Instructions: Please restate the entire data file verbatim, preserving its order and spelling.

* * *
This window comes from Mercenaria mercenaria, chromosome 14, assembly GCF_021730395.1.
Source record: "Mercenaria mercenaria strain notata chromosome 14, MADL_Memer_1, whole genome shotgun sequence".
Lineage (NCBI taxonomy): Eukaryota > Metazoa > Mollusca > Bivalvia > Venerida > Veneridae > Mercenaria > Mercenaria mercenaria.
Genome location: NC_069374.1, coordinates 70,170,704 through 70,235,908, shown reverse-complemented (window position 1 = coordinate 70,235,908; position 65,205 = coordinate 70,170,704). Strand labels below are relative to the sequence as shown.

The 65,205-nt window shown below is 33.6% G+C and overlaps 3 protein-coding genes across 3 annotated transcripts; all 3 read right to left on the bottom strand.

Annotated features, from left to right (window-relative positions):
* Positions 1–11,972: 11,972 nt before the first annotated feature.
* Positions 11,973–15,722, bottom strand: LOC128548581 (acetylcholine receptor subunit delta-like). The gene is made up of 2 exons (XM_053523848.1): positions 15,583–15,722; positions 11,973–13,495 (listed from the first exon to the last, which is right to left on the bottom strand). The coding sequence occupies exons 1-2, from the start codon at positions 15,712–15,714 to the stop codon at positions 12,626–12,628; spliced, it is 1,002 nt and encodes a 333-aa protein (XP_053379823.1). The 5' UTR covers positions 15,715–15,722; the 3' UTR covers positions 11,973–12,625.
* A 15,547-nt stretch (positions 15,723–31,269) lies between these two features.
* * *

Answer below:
This window comes from Mercenaria mercenaria, chromosome 14, assembly GCF_021730395.1.
Source record: "Mercenaria mercenaria strain notata chromosome 14, MADL_Memer_1, whole genome shotgun sequence".
Lineage (NCBI taxonomy): Eukaryota > Metazoa > Mollusca > Bivalvia > Venerida > Veneridae > Mercenaria > Mercenaria mercenaria.
Genome location: NC_069374.1, coordinates 70,170,704 through 70,235,908, shown reverse-complemented (window position 1 = coordinate 70,235,908; position 65,205 = coordinate 70,170,704). Strand labels below are relative to the sequence as shown.

The 65,205-nt window shown below is 33.6% G+C and overlaps 3 protein-coding genes across 3 annotated transcripts; all 3 read right to left on the bottom strand.

Annotated features, from left to right (window-relative positions):
* Positions 1–11,972: 11,972 nt before the first annotated feature.
* Positions 11,973–15,722, bottom strand: LOC128548581 (acetylcholine receptor subunit delta-like). The gene is made up of 2 exons (XM_053523848.1): positions 15,583–15,722; positions 11,973–13,495 (listed from the first exon to the last, which is right to left on the bottom strand). The coding sequence occupies exons 1-2, from the start codon at positions 15,712–15,714 to the stop codon at positions 12,626–12,628; spliced, it is 1,002 nt and encodes a 333-aa protein (XP_053379823.1). The 5' UTR covers positions 15,715–15,722; the 3' UTR covers positions 11,973–12,625.
* A 15,547-nt stretch (positions 15,723–31,269) lies between these two features.